Originally written by James Doyle, former SDSU Extension Natural Resource Management Field Specialist.
Broadacre spraying of pastures is intended to reduce undesirable plants and increase grasses for livestock. This practice often results in unintended consequences including damage and reduction of native forbs and reduced profitability. One approach to managing perceived “weedy” plants that can offset those negative outcomes is incorporating different species of livestock into a grazing operation.
All species of livestock have different dietary preferences, and producers can harness this to help manage their plant communities in an ecologically and economically sustainable manner. Small ruminants, in particular sheep and goats, are the most common livestock species that are added alongside a cattle enterprise.
All species of livestock have different preferences when it comes to selecting the species of plants they consume, as demonstrated in Figure 2. Generally speaking, cattle diets are dominated by grass, a moderate forb component, and very little browse (or woody plants); goats are on the opposite end of the spectrum, with a strong preference for browse, followed by forbs and a minor grass component; sheep are intermediate, with a selection for forbs, grass, and a moderate browse component. By incorporating additional livestock species, producers can manage previously undesirable plants with a positive outcome. Broadcast spraying can have very damaging effects on native forbs, and rarely results in lasting eradication of undesirable plants. Additionally, a pasture spray program can be very expensive, with little evidence to suggest that the expense is recaptured in increased grass production and pounds of beef harvested. In contrast, sheep or goats can effectively utilize plants that cattle avoid. Harvesting these additional plant species with a different species of livestock can effectively increase the pounds of livestock produced per acre, without damaging the plant community. This can provide a level of management of undesirable species in conjunction with increased economic returns. In fact, this may lead you to question whether some of those “weeds” might actually be good to have around!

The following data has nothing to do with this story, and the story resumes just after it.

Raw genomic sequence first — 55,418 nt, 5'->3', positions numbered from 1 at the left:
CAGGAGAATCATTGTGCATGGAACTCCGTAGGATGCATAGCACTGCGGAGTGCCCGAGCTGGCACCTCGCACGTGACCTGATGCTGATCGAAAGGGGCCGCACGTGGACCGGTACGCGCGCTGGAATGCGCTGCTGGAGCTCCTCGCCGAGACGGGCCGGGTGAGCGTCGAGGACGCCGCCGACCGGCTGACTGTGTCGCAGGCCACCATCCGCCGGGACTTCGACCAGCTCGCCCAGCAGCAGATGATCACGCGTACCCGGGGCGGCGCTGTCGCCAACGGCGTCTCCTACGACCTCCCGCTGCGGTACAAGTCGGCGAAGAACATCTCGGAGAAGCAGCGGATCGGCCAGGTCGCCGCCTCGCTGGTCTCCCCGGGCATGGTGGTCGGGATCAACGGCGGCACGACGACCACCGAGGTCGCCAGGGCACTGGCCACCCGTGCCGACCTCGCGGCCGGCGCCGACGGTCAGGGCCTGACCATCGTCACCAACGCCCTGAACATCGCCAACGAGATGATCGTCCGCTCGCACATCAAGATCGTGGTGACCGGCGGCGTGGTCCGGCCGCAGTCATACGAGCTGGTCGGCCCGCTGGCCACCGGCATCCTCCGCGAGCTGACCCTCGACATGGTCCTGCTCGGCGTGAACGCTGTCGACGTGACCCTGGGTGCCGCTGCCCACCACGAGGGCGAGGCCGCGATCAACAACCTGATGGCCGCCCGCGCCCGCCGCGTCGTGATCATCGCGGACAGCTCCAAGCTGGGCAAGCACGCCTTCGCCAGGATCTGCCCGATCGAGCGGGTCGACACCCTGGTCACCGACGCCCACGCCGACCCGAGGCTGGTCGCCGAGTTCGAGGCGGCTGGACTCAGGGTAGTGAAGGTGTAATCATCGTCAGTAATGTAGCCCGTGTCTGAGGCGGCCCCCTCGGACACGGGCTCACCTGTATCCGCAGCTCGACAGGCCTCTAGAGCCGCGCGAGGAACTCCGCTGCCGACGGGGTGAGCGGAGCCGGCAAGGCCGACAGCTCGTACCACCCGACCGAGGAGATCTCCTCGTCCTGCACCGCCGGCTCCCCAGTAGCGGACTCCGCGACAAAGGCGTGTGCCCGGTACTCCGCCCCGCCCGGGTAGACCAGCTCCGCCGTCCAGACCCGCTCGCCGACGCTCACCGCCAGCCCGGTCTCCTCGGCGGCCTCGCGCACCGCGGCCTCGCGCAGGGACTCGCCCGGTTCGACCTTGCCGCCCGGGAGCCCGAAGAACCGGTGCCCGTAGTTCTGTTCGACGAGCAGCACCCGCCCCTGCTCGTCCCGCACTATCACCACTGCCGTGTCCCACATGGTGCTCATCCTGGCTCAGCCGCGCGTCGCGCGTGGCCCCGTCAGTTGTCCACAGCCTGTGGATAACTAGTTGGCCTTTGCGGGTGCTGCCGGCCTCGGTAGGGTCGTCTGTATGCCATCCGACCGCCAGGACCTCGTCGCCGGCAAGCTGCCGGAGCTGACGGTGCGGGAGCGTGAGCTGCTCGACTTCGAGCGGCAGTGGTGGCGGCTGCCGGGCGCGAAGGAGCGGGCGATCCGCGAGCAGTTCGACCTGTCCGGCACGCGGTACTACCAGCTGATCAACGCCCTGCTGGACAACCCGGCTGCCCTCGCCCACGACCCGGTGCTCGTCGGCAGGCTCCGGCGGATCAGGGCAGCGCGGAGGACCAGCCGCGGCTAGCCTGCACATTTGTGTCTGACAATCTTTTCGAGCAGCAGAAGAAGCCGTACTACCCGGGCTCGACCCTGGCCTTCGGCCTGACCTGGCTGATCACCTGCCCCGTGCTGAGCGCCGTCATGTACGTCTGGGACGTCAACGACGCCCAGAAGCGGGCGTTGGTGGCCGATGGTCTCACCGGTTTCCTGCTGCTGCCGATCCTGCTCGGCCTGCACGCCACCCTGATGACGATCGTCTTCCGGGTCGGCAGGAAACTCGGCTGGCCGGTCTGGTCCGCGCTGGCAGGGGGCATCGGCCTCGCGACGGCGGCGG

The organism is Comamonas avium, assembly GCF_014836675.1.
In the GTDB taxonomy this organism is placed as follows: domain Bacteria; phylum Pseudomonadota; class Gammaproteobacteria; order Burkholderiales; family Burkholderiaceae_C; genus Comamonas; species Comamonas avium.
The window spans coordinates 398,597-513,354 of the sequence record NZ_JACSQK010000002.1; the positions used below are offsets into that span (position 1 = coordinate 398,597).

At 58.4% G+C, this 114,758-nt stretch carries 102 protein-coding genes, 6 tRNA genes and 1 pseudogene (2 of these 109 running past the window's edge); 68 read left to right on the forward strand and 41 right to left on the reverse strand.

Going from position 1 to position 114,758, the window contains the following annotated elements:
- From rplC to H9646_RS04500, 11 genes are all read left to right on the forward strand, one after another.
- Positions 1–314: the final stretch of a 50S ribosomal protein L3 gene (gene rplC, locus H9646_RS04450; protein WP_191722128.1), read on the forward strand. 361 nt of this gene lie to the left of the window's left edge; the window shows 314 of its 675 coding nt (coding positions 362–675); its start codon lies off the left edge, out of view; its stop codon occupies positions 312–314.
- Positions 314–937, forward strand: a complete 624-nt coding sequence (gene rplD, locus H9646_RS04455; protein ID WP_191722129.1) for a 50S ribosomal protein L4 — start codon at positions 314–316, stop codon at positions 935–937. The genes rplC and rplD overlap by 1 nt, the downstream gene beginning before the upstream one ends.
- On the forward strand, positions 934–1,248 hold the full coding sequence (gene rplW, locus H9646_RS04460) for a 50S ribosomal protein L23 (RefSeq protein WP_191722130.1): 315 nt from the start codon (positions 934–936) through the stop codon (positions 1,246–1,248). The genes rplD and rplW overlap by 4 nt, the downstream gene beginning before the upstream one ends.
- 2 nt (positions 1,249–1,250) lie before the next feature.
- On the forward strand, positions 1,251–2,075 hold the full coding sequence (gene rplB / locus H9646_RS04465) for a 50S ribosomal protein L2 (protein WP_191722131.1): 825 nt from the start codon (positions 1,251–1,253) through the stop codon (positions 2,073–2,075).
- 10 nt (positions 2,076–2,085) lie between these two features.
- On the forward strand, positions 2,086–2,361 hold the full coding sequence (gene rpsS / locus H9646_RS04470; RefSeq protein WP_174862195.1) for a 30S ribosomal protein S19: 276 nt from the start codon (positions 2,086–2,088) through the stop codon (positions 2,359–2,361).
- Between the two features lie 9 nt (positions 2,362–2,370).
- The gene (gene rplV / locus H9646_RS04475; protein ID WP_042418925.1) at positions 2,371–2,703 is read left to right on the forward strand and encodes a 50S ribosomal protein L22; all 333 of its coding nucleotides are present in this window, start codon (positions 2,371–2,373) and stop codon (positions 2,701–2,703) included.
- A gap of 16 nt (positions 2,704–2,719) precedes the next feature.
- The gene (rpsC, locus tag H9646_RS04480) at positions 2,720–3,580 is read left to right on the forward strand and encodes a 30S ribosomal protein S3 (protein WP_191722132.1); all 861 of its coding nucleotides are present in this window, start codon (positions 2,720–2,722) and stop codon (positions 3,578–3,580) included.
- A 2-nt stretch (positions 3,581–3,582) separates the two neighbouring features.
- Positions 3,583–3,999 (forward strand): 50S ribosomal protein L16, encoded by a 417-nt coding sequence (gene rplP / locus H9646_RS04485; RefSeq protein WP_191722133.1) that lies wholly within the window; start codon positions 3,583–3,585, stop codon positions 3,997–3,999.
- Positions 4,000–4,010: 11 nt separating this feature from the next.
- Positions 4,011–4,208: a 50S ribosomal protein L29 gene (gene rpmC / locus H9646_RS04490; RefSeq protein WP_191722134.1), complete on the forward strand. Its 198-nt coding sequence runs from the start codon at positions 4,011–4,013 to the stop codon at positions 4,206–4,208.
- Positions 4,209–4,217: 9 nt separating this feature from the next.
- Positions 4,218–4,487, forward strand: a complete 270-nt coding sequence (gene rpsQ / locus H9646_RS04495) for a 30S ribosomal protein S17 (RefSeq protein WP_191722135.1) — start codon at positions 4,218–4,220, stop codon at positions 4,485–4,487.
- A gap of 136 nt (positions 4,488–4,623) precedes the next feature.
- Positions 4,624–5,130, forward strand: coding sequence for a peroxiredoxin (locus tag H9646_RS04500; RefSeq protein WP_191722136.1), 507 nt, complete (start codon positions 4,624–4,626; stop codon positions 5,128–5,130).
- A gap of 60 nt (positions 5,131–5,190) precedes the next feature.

As with any livestock, it is important to not overstock the pasture or range when bringing in a new species. First and foremost, the stocking rate of the livestock needs to be in line with the production of the land. A general rule of thumb when adding sheep to a cattle enterprise is that one ewe can be run alongside each cow without negatively affecting the pasture health or forage availability for cattle. For instance, a 100 cow operation could add 100 ewes to their pastures, without reducing capacity for the cows, or damaging the pastures; this demonstrates how it is possible to harness the differences in dietary preferences to increase the overall output of your pastures. With goats, this ratio may be even higher because of the greater difference between the diet of goats and cattle. This 1:1 ratio is just a rough starting point. Producers should inventory their pastures to have an idea of the different plant species present. Pastures with very high forb or shrub content may be able to support more sheep, and conversely pastures that are almost entirely grass may not be able to run as many sheep alongside the cattle. As with any new enterprise, the best approach is to start conservatively, observe the animal behavior and effects on the pasture, and then adjust accordingly.
Bringing a new species of livestock on to an operation comes with plenty of challenges, as well as opportunities that should be considered carefully. One of the primary challenges with sheep or goats is fencing, as most cattle fences will not contain them reliably. Woven wire is an ideal fence for the small ruminants, but additional hot wires added to an existing fence can be a relatively inexpensive way to improve a fence. Additionally, improvements in portable electric fence have made it increasingly easier to manage sheep and goats in pastures that don’t have permanent fencing in place. Additionally, portable fencing can enable managers to more effectively target grazing on certain species or areas. Lambing or kidding can also demand a significant amount of labor that should be considered. On the other hand, lambing/kidding results in an additional crop of market livestock to sell that can improve the overall returns, as well as smooth cash flow by providing income at different times of the year and diversifying income across different markets. Of course, going out and purchasing a flock of sheep or goats is not the only way to realize the benefits of their presence. This can provide an excellent opportunity for land managers to partner with sheep owners to provide access to pasture while receiving a rental income for the grazing, the ecological benefits of a new species, and less of the risk/hassle associated with developing a new enterprise. The recently launched South Dakota Grazing Exchange can help connect livestock owners and land managers. Finally, it is important to note that landowners are still obligated to control noxious weeds on their property, which may still require targeted mowing/clipping or spot spraying. As with anything, multi species grazing should be considered as another tool managers can utilize, but not a silver bullet for everything.